Peayple in the Community: APSU dedicates more than 1,200 volunteer hours to Clarksville causes
By: Ethan Steinquest and Zoe Huffman October 27, 2023
More than 600 Austin Peay State University students, faculty and staff fanned out across Clarksville on Wednesday, Oct. 25, volunteering for a combined 1,214 hours with several local organizations during the inaugural Peayple in the Community, A Day of Service.
Alexandra Wills, Austin Peay’s director for Community Engagement & Sustainability, coordinated the volunteers to ensure each site had plenty of support. From Loaves & Fishes to the American Red Cross, the Govs left a lasting impact through their efforts.
“Austin Peay’s mission says that we are a community-minded institution, and we believe in living that out,” said Dannelle Whiteside, vice president of Legal Affairs and Organizational Strategy. “We thought this would be a meaningful way to demonstrate how we believe in putting our hands toward the betterment of the Clarksville community.”
The event was also designed to foster engagement through service outside the traditional academic environment, strengthening community relationships while promoting student success.
“Being in the health professions, we’re all about serving our community – and what better way to do that than to volunteer with all of our people,” said Dr. Jennifer Thompson, associate professor and program director of radiography. “All of our rad tech students are together [here], and we’re building that family that we’ve already established in the classroom by working in the community.”
Thompson and several of her students were among those who volunteered to pack to-go bags for Manna Café Ministries. The nonprofit operates a mobile soup kitchen, food box distributions and more to address food insecurity.
“I wanted to get involved in the community since I’m not from here, and I’ve really enjoyed putting food in the bags for everyone,” said freshman Whitney Birdwell. “I feel like I’m going to leave here with more knowledge on how to help people out and serve the community.”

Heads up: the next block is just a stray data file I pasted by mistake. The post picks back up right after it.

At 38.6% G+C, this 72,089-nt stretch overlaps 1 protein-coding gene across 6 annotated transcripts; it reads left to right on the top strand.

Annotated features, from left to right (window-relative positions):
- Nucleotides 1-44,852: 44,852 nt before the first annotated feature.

Others worked to unbox Christmas trees and organize items at the Habitat for Humanity ReStore, a donation center that supports the nonprofit’s homebuilding efforts.
“This was actually a requirement for my APSU 1000 class, but I’m glad I did it,” said freshman psychology major Sarah Hefty. “I like learning about what they do here and how they help the community … seeing that makes me want to volunteer here more often and shop [at the ReStore] so that money goes back to them.”
Asante Zepeda, Habitat for Humanity of Montgomery County’s volunteer coordinator, said the team from Austin Peay also provided essential support for the organization’s sidewalk sale.
“It means everything to have them with us today,” she said. “It’s people like them that we’re able to have the ReStore. There’s no way we’d be able to put out all the donations we get every day by ourselves, so volunteers really help and impact the store that we have.”
Timothy Johnson, vice chair of the board for the American Red Cross’s Tennessee River Chapter, said volunteers from the Govs softball program left a similar impact. The team spent the morning washing and vacuuming the nonprofit’s vehicle fleet, and inventoried its disaster trailer to make sure it was stocked with essential supplies.
“The Red Cross is all about being embedded within the community and knowing what we can bring to the table, and volunteering is one of the big things that we need,” he said. “The fact that somebody is coming here to volunteer for us and with us like this is incredibly important.”
Austin Peay Head Softball Coach Kassie Stanfill said the team has previously volunteered with the American Red Cross and appreciated the chance to strengthen their relationship.
“We’re getting the chance to really build a connection,” she said. “The second time you come around to volunteer, they know you by name, and you can have a conversation with them. It’s truly a relationship that goes both ways.”
Whiteside said the University plans to develop Peayple in the Community, A Day of Service into an annual event to give more students, staff and faculty the opportunity to get involved.
“At both places that I volunteered, everybody was smiling and excited, and they felt so good about having done something to help out,” she said. “We’re happy to serve the community, and we thank our community partners for opening their doors and allowing us to give back.”
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